It means that, when choosing a wine to go with our meal at the Devil’s Pool restaurant at Big Cedar last week, I selected the wine that goes best with Norwegian heavy metal covers: Frog’s Leap Zinfandel.
Frog Leap Studios, of course, is the name of Leo Moracchioli’s venture. Here’s a recent song of his, a cover of Madness’s “Our House” that advertises Leo’s house for sale:
I looked into it; the house is roughly $300,000 in real money. Located in the balmy southeastern part of Norway, if I lived there, I’d expect to bump into Morton Harket, Pal Waaktaar-Savoy, and Tine Thing Helseth all the time.
But, alas, I am a man of modest means and cannot afford tiny little houses with awesome recording studios in the shed. Or castles closer by.
So I might have mentioned that the country and western station that I can get on my lawnmowing headphones has gone back to playing older country songs as well as a couple beach or bro country songs, so I just spent an hour and a half marinating in country.
I heard a Kenny Chesney sing “I Go Back”:
and I heard what I thought was a Lee Ann Womack song, but it turns out was Pam Tillis singing “Shake The Sugar Tree“.
But they got me thinking about a post I did just a little while ago about Kenny Chesney’s “Young”, Lee Ann Womack singing “Mendocino County Line” with Willie Nelson, and Eric Church singing “Springsteen”.
The strangest thing about it is the double-effect nature of it (I am Mr. Double Effect Narrator right here). When I first heard it ten years ago, I was a little wistful appropriately for my teenaged years (although briefly and only at a surface level, of course, but that is the will o’ the wist).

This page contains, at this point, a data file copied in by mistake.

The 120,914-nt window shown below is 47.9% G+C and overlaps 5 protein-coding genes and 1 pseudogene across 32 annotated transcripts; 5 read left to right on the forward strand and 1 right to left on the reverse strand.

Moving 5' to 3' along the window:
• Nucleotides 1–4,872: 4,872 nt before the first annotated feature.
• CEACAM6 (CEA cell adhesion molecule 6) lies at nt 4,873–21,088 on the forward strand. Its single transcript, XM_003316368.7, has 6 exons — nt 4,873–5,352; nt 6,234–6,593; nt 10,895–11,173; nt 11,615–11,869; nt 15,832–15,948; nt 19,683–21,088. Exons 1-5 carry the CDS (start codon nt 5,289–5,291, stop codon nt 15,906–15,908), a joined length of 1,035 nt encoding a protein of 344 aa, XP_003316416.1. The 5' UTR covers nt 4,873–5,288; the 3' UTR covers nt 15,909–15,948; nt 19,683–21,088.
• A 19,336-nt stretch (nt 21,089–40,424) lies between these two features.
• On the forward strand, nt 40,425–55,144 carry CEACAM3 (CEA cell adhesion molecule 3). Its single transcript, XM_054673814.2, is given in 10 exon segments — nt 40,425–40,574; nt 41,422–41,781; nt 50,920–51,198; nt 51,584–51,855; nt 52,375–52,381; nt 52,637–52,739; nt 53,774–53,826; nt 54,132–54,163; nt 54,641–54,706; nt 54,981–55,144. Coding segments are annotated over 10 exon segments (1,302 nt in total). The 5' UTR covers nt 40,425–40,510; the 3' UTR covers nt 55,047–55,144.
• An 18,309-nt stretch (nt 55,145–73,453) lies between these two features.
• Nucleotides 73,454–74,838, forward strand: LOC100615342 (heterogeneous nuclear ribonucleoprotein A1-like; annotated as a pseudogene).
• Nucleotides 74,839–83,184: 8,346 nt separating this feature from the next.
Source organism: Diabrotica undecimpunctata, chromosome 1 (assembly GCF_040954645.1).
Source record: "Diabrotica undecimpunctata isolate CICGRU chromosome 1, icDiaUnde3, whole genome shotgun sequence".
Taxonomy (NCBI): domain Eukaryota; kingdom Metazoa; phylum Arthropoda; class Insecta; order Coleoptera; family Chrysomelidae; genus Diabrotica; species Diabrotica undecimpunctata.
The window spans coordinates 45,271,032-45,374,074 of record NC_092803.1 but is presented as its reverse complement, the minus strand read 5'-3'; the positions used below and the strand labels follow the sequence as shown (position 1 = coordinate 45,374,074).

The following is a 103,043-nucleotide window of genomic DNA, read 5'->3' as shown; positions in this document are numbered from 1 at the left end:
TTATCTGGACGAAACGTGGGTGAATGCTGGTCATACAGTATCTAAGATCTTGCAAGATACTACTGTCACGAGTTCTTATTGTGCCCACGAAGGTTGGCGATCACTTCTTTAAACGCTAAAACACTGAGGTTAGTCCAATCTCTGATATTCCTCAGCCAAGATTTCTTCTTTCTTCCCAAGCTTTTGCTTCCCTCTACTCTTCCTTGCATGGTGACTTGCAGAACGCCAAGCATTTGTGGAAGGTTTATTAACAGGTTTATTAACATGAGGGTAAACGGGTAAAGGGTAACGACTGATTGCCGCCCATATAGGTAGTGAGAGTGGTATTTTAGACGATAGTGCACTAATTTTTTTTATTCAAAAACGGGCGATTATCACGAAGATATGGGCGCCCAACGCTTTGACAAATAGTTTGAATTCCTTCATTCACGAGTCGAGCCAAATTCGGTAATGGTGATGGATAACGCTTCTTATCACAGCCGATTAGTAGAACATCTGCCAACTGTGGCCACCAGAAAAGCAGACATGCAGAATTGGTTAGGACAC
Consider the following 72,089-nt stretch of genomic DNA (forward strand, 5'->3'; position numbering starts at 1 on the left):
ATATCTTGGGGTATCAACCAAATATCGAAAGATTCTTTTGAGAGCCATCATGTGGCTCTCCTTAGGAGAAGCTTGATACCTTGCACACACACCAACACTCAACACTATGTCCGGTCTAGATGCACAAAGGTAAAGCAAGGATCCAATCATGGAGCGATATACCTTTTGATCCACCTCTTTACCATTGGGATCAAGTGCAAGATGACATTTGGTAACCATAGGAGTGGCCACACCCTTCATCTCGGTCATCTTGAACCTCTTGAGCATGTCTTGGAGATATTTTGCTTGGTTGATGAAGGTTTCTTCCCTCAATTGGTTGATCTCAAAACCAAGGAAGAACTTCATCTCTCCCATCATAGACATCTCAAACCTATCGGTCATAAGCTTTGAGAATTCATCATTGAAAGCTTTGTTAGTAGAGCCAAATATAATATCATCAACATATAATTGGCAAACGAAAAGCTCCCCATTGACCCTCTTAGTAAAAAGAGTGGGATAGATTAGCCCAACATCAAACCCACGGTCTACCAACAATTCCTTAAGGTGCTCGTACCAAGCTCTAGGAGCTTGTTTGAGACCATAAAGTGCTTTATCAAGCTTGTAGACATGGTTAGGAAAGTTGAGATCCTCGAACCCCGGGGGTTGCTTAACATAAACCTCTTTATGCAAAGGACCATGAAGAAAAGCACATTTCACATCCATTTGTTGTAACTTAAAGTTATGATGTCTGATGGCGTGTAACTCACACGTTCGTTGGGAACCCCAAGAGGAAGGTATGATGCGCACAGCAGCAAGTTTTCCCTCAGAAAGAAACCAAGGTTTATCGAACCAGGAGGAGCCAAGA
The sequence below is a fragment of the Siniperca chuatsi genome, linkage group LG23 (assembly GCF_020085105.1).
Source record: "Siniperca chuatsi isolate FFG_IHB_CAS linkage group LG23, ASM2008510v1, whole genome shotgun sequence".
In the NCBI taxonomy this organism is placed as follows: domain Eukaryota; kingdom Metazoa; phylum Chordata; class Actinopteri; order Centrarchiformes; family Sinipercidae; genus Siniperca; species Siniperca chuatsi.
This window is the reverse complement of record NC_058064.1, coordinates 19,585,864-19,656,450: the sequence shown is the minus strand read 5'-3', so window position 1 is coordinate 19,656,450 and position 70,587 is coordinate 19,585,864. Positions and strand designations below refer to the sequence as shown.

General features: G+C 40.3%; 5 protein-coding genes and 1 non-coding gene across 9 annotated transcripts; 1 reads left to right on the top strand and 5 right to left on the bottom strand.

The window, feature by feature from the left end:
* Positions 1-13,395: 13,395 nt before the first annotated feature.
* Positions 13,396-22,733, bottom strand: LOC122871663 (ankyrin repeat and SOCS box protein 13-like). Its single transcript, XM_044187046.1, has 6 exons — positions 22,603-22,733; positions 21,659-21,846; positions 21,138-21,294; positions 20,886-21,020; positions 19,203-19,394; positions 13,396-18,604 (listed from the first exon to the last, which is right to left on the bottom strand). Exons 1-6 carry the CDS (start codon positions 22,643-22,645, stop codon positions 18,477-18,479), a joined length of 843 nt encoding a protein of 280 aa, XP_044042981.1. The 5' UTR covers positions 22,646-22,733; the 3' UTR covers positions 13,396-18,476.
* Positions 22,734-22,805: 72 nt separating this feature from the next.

Now, of course, I can be both wistful for its content and wistful for the time when the song was new.
I think I have achieved the rare condition of triple effect narrator. Because I’m now nostalgic for the time when I wrote the post, the time when the song came out, and my younger days.
I need an emergency infusion of Toby Keith, stat.
Okay, maybe not that Toby Keith.
More likely I should step away from the YouTube and spend some time with my family.
Table Manners, one of the three in Alan Ayckbourn’s The Norman Conquests. When I was at the university, the Milwaukee Rep played all three on a rotating basis (Table Manners one night, Round and Round the Garden the next, and Living Together the next, and repeat), so I decided I would go to each of them with a different girl. However, because I misread the schedule, I had to go see Table Manners a second time. I actually saw it a third time when the Chesterfield Community Theatre in St. Louis played it by itself.
A Midsummer Night’s Dream. I think I’ve seen this a couple of times, but I might be conflating the play with the symphony, both of which I’ve seen.
Richard Marx (twice on the Repeat Offender tour: once in Milwaukee, once in St. Louis).
The last two were under the influence of my beautiful wife, naturally.
The musician I’d like to see most again: Herb Alpert. The play I’d like to see most again: Sight Unseen.
We’ll take Keely Smith on her home turf, with “I Wish You Love”, the title track from her 1957 debut album.
Here is Eydie Gorme doing what she does best, which is everything:
As I had said to Friar, I’ve got another Keely Smith album (Be My Love) that hasn’t really stood out, and I think it’s because Keely sounds like a lot of other female big band vocalists I’ve heard, where the delivery is flat and a bit projected since there’s generally an orchestra behind them whereas Eydie is more pop/jazz influenced, where the notes are rounder and the presentation more intimate.
Your actual mileage may vary, but understand that no matter what scientific measurement you apply, Eydie Gorme is always the best. Because no matter what your subjective understanding of reality is at any given time, reality is as it is.
So I was doing the evening chores, and I found myself singing a bit of “Ew wah ew wah ew wah ew wah.”
Unlike when I found myself ruminating on the melody of Marty Balin’s “Hearts” in February, I knew where this came from.
Dwight Yoakum’s “Pocket of a Clown”.
Although I did have to search for it to make sure I wasn’t crazy (“Pocket of a Clown”? No way that’s a real song.).
I had Dwight Yoakum’s This Time album when it was fresh. It’s weird; I think of my college years as mostly steeped in pop music, but I listened to my share of country at the beginning of the 1990s as well.